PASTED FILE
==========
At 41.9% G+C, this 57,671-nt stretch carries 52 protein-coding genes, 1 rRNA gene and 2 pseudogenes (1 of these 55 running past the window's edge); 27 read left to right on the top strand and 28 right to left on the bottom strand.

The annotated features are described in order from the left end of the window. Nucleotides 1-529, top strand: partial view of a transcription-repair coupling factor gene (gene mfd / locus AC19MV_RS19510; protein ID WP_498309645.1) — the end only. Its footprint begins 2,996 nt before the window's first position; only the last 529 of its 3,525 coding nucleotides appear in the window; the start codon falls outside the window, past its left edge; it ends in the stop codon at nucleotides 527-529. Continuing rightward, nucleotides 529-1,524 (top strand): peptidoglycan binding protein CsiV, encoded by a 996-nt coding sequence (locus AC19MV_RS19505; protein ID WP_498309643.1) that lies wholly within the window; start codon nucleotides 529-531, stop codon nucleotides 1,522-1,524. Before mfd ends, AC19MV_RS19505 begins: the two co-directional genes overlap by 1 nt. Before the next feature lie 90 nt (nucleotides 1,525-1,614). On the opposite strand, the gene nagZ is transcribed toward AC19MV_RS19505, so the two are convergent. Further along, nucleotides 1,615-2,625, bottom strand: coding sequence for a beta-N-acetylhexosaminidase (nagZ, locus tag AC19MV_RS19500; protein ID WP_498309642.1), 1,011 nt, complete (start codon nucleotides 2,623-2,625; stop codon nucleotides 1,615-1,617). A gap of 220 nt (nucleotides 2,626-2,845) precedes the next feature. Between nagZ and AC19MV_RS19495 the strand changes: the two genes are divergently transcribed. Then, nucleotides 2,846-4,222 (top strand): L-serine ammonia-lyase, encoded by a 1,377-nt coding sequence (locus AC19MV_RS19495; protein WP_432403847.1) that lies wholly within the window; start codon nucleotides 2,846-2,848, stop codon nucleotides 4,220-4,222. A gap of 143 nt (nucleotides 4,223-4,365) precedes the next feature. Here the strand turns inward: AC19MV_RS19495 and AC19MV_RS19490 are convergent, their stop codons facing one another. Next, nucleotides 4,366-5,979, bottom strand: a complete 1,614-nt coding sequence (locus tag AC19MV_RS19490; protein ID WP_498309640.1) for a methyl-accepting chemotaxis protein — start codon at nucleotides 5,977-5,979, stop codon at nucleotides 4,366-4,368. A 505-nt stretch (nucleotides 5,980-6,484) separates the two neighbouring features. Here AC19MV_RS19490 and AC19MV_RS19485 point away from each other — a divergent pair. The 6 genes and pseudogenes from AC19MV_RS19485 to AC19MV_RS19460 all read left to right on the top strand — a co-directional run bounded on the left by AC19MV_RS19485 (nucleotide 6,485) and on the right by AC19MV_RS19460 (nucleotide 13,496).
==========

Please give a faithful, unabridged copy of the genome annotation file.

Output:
At 41.9% G+C, this 57,671-nt stretch carries 52 protein-coding genes, 1 rRNA gene and 2 pseudogenes (1 of these 55 running past the window's edge); 27 read left to right on the top strand and 28 right to left on the bottom strand.

The annotated features are described in order from the left end of the window. Nucleotides 1-529, top strand: partial view of a transcription-repair coupling factor gene (gene mfd / locus AC19MV_RS19510; protein ID WP_498309645.1) — the end only. Its footprint begins 2,996 nt before the window's first position; only the last 529 of its 3,525 coding nucleotides appear in the window; the start codon falls outside the window, past its left edge; it ends in the stop codon at nucleotides 527-529. Continuing rightward, nucleotides 529-1,524 (top strand): peptidoglycan binding protein CsiV, encoded by a 996-nt coding sequence (locus AC19MV_RS19505; protein ID WP_498309643.1) that lies wholly within the window; start codon nucleotides 529-531, stop codon nucleotides 1,522-1,524. Before mfd ends, AC19MV_RS19505 begins: the two co-directional genes overlap by 1 nt. Before the next feature lie 90 nt (nucleotides 1,525-1,614). On the opposite strand, the gene nagZ is transcribed toward AC19MV_RS19505, so the two are convergent. Further along, nucleotides 1,615-2,625, bottom strand: coding sequence for a beta-N-acetylhexosaminidase (nagZ, locus tag AC19MV_RS19500; protein ID WP_498309642.1), 1,011 nt, complete (start codon nucleotides 2,623-2,625; stop codon nucleotides 1,615-1,617). A gap of 220 nt (nucleotides 2,626-2,845) precedes the next feature. Between nagZ and AC19MV_RS19495 the strand changes: the two genes are divergently transcribed. Then, nucleotides 2,846-4,222 (top strand): L-serine ammonia-lyase, encoded by a 1,377-nt coding sequence (locus AC19MV_RS19495; protein WP_432403847.1) that lies wholly within the window; start codon nucleotides 2,846-2,848, stop codon nucleotides 4,220-4,222. A gap of 143 nt (nucleotides 4,223-4,365) precedes the next feature. Here the strand turns inward: AC19MV_RS19495 and AC19MV_RS19490 are convergent, their stop codons facing one another. Next, nucleotides 4,366-5,979, bottom strand: a complete 1,614-nt coding sequence (locus tag AC19MV_RS19490; protein ID WP_498309640.1) for a methyl-accepting chemotaxis protein — start codon at nucleotides 5,977-5,979, stop codon at nucleotides 4,366-4,368. A 505-nt stretch (nucleotides 5,980-6,484) separates the two neighbouring features. Here AC19MV_RS19490 and AC19MV_RS19485 point away from each other — a divergent pair. The 6 genes and pseudogenes from AC19MV_RS19485 to AC19MV_RS19460 all read left to right on the top strand — a co-directional run bounded on the left by AC19MV_RS19485 (nucleotide 6,485) and on the right by AC19MV_RS19460 (nucleotide 13,496).